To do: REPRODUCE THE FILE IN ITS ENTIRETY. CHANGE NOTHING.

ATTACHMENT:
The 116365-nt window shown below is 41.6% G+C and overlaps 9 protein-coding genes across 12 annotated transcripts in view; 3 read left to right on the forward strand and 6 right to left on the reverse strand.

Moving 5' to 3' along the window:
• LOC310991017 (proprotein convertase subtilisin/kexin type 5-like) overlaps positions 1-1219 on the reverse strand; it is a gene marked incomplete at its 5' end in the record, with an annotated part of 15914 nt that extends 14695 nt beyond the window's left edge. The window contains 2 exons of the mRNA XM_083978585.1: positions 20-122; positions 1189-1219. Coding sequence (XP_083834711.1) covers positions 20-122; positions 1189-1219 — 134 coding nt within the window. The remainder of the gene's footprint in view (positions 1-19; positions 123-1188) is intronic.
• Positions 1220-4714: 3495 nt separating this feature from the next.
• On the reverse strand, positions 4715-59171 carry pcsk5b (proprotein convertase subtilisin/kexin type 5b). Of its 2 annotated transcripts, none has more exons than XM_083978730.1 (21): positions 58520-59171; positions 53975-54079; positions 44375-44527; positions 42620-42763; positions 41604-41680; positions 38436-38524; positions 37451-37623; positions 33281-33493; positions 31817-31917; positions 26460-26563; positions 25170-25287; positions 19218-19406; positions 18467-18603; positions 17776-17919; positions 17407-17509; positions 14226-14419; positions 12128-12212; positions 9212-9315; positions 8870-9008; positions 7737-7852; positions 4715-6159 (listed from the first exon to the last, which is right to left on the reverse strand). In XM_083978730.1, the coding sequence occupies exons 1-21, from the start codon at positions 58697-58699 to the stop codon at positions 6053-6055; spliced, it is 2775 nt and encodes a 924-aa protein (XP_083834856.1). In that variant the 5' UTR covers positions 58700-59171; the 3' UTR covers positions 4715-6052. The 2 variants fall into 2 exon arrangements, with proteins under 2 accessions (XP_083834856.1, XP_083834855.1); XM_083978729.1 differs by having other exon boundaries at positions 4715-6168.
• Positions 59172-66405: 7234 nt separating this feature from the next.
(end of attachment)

The 116365-nt window shown below is 41.6% G+C and overlaps 9 protein-coding genes across 12 annotated transcripts in view; 3 read left to right on the forward strand and 6 right to left on the reverse strand.

Moving 5' to 3' along the window:
• LOC310991017 (proprotein convertase subtilisin/kexin type 5-like) overlaps positions 1-1219 on the reverse strand; it is a gene marked incomplete at its 5' end in the record, with an annotated part of 15914 nt that extends 14695 nt beyond the window's left edge. The window contains 2 exons of the mRNA XM_083978585.1: positions 20-122; positions 1189-1219. Coding sequence (XP_083834711.1) covers positions 20-122; positions 1189-1219 — 134 coding nt within the window. The remainder of the gene's footprint in view (positions 1-19; positions 123-1188) is intronic.
• Positions 1220-4714: 3495 nt separating this feature from the next.
• On the reverse strand, positions 4715-59171 carry pcsk5b (proprotein convertase subtilisin/kexin type 5b). Of its 2 annotated transcripts, none has more exons than XM_083978730.1 (21): positions 58520-59171; positions 53975-54079; positions 44375-44527; positions 42620-42763; positions 41604-41680; positions 38436-38524; positions 37451-37623; positions 33281-33493; positions 31817-31917; positions 26460-26563; positions 25170-25287; positions 19218-19406; positions 18467-18603; positions 17776-17919; positions 17407-17509; positions 14226-14419; positions 12128-12212; positions 9212-9315; positions 8870-9008; positions 7737-7852; positions 4715-6159 (listed from the first exon to the last, which is right to left on the reverse strand). In XM_083978730.1, the coding sequence occupies exons 1-21, from the start codon at positions 58697-58699 to the stop codon at positions 6053-6055; spliced, it is 2775 nt and encodes a 924-aa protein (XP_083834856.1). In that variant the 5' UTR covers positions 58700-59171; the 3' UTR covers positions 4715-6052. The 2 variants fall into 2 exon arrangements, with proteins under 2 accessions (XP_083834856.1, XP_083834855.1); XM_083978729.1 differs by having other exon boundaries at positions 4715-6168.
• Positions 59172-66405: 7234 nt separating this feature from the next.